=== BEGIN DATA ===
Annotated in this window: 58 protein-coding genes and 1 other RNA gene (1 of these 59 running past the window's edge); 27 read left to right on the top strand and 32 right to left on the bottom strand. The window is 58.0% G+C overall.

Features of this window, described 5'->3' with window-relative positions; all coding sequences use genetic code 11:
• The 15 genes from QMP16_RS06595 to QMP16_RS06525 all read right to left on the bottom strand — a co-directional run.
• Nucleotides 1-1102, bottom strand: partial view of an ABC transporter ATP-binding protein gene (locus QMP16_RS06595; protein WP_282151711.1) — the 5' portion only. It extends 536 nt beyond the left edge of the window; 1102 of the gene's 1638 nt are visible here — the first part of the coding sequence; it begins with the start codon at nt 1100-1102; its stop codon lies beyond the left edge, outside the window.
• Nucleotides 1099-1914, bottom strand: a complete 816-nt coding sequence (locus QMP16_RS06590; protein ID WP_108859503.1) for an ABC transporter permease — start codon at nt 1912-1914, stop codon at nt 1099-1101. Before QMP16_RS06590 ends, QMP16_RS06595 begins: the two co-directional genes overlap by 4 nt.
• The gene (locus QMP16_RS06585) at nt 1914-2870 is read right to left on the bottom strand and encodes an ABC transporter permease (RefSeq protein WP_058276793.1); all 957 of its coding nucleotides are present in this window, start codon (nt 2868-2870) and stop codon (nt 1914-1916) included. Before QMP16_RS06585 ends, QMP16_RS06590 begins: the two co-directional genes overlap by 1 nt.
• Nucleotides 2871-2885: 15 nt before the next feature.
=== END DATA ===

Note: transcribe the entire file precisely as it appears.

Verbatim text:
Annotated in this window: 58 protein-coding genes and 1 other RNA gene (1 of these 59 running past the window's edge); 27 read left to right on the top strand and 32 right to left on the bottom strand. The window is 58.0% G+C overall.

Features of this window, described 5'->3' with window-relative positions; all coding sequences use genetic code 11:
• The 15 genes from QMP16_RS06595 to QMP16_RS06525 all read right to left on the bottom strand — a co-directional run.
• Nucleotides 1-1102, bottom strand: partial view of an ABC transporter ATP-binding protein gene (locus QMP16_RS06595; protein WP_282151711.1) — the 5' portion only. It extends 536 nt beyond the left edge of the window; 1102 of the gene's 1638 nt are visible here — the first part of the coding sequence; it begins with the start codon at nt 1100-1102; its stop codon lies beyond the left edge, outside the window.
• Nucleotides 1099-1914, bottom strand: a complete 816-nt coding sequence (locus QMP16_RS06590; protein ID WP_108859503.1) for an ABC transporter permease — start codon at nt 1912-1914, stop codon at nt 1099-1101. Before QMP16_RS06590 ends, QMP16_RS06595 begins: the two co-directional genes overlap by 4 nt.
• The gene (locus QMP16_RS06585) at nt 1914-2870 is read right to left on the bottom strand and encodes an ABC transporter permease (RefSeq protein WP_058276793.1); all 957 of its coding nucleotides are present in this window, start codon (nt 2868-2870) and stop codon (nt 1914-1916) included. Before QMP16_RS06585 ends, QMP16_RS06590 begins: the two co-directional genes overlap by 1 nt.
• Nucleotides 2871-2885: 15 nt before the next feature.